Ground Warfare

South Korean Arms Agency Completes Deployment of TPQ-74K Counter-battery Radar

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South Korean Arms Agency Completes Deployment of TPQ-74K Counter-battery Radar

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South Korean Arms Agency Completes Deployment of TPQ-74K Counter-battery Radar
South Korean Arms Agency Completes Deployment of TPQ-74K Counter-battery Radar

The South Korean Arms Procurement Agency has completed deploying TPQ-74K counter-battery radar in military units across the nation in a move to better detect North Korean artillery threats. On September 3rd 2018, Defense Acquisition Program Administration (DAPA) announced that it signed a contract with LIG Nex1 to begin full-production and fielding of indigenous TPQ-74K Counter-Battery Radar-II. The contract is said to have worth 181 billion won (approximately $162.8 million) and production will last until 2022. LIG Nex1 began development of indigenous counter-battery radar in 2011 with backing from the government and the system passed combat trials in April 2017. The TPQ-74K began deployment after a seven-year development period to prepare against possible North Korean artillery provocations targeting front-line islands in the Yellow Sea and the greater Seoul area.

TPQ-74K Counter-Battery Radar-II
TPQ-74K Counter-Battery Radar-II. (Photo by LIG Nex1)

The Defense Acquisition Program Administration (DAPA) said the transportable radar has been fully deployed at Army Corps units across the country and for the Marine Corps stationed in the border islands to serve as a key asset in artillery combat. It is the country’s first counter-battery radar to be equipped with active electronically scanned array technology, making it difficult for the enemy to locate. North Korea, which has one of the world’s largest artillery forces, has many long-range artillery pieces stationed within striking distance of the wider capital area home to nearly half of South Korea’s 51 million people. In 2010, the North bombarded the border island of Yeonpyeong in the Yellow Sea, killing four South Koreans. The DAPA also expressed expectations of the radar’s competitiveness in the global defense market if it is exported alongside South Korea’s homegrown K9 self-propelled howitzers.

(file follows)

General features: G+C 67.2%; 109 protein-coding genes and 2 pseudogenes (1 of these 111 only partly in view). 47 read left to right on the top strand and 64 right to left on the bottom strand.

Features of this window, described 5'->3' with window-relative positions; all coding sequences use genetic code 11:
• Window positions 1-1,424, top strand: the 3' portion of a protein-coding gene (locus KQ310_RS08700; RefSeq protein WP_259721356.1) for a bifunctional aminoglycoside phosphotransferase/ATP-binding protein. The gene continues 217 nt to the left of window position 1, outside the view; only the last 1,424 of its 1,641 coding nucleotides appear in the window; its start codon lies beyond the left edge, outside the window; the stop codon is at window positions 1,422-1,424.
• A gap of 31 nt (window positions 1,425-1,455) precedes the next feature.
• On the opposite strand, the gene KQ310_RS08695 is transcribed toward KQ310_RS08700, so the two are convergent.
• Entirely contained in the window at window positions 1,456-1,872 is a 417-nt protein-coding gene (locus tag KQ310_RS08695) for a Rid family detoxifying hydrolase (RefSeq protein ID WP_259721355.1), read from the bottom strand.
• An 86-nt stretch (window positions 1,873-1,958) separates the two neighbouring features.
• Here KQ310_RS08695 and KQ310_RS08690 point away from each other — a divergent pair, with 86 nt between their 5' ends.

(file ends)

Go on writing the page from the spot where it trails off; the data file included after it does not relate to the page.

TPQ-74K Counter-Battery Radar-II. (Photo by LIG Nex1)
TPQ-74K Counter-Battery Radar-II. (Photo by LIG Nex1)

TPQ-74K is able to detect incoming hostile artillery fire, locate their origins, and relay relevant information to friendly forces. It plays a crucial role in defending South Korea against potential North Korean artillery threats. The new TPQ-74K has 30-40% greater detection radius and continuous operating time than the existing Swedish ARTHUR-K radar systems. Arthur-K has effective dtection range of 40km, while the new system has range of over 60km. It can also operate continously for eight hours,compared to Arthur-K’s 6 hours. Merely two radars will allow undisturbed operation for 365 days. LIG Nex1 claims that its radar’s excellent performance and high cost-effectiveness have already opened the door for export, especially to the Middle East region. The new radar’s 95% localization rate also means that repair and maintenance will be cheaper and easier than before.

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